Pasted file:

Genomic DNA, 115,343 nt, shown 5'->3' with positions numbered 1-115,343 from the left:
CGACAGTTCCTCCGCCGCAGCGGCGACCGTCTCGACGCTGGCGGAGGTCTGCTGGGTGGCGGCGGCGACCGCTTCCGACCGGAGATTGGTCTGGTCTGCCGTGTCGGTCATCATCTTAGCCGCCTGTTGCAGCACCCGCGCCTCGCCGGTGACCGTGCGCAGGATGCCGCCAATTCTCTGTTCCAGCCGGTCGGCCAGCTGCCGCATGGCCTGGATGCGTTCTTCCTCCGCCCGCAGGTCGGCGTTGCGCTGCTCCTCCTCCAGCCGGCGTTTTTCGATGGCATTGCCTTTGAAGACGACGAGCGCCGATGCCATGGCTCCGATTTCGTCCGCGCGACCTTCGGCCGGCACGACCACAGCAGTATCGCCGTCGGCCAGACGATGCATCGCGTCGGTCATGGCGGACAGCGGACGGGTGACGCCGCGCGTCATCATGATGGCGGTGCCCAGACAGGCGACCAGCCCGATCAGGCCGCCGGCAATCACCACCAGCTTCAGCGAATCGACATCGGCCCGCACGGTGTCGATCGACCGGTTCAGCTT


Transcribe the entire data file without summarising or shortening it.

Genomic DNA, 115,343 nt, shown 5'->3' with positions numbered 1-115,343 from the left:
CGACAGTTCCTCCGCCGCAGCGGCGACCGTCTCGACGCTGGCGGAGGTCTGCTGGGTGGCGGCGGCGACCGCTTCCGACCGGAGATTGGTCTGGTCTGCCGTGTCGGTCATCATCTTAGCCGCCTGTTGCAGCACCCGCGCCTCGCCGGTGACCGTGCGCAGGATGCCGCCAATTCTCTGTTCCAGCCGGTCGGCCAGCTGCCGCATGGCCTGGATGCGTTCTTCCTCCGCCCGCAGGTCGGCGTTGCGCTGCTCCTCCTCCAGCCGGCGTTTTTCGATGGCATTGCCTTTGAAGACGACGAGCGCCGATGCCATGGCTCCGATTTCGTCCGCGCGACCTTCGGCCGGCACGACCACAGCAGTATCGCCGTCGGCCAGACGATGCATCGCGTCGGTCATGGCGGACAGCGGACGGGTGACGCCGCGCGTCATCATGATGGCGGTGCCCAGACAGGCGACCAGCCCGATCAGGCCGCCGGCAATCACCACCAGCTTCAGCGAATCGACATCGGCCCGCACGGTGTCGATCGACCGGTTCAGCTT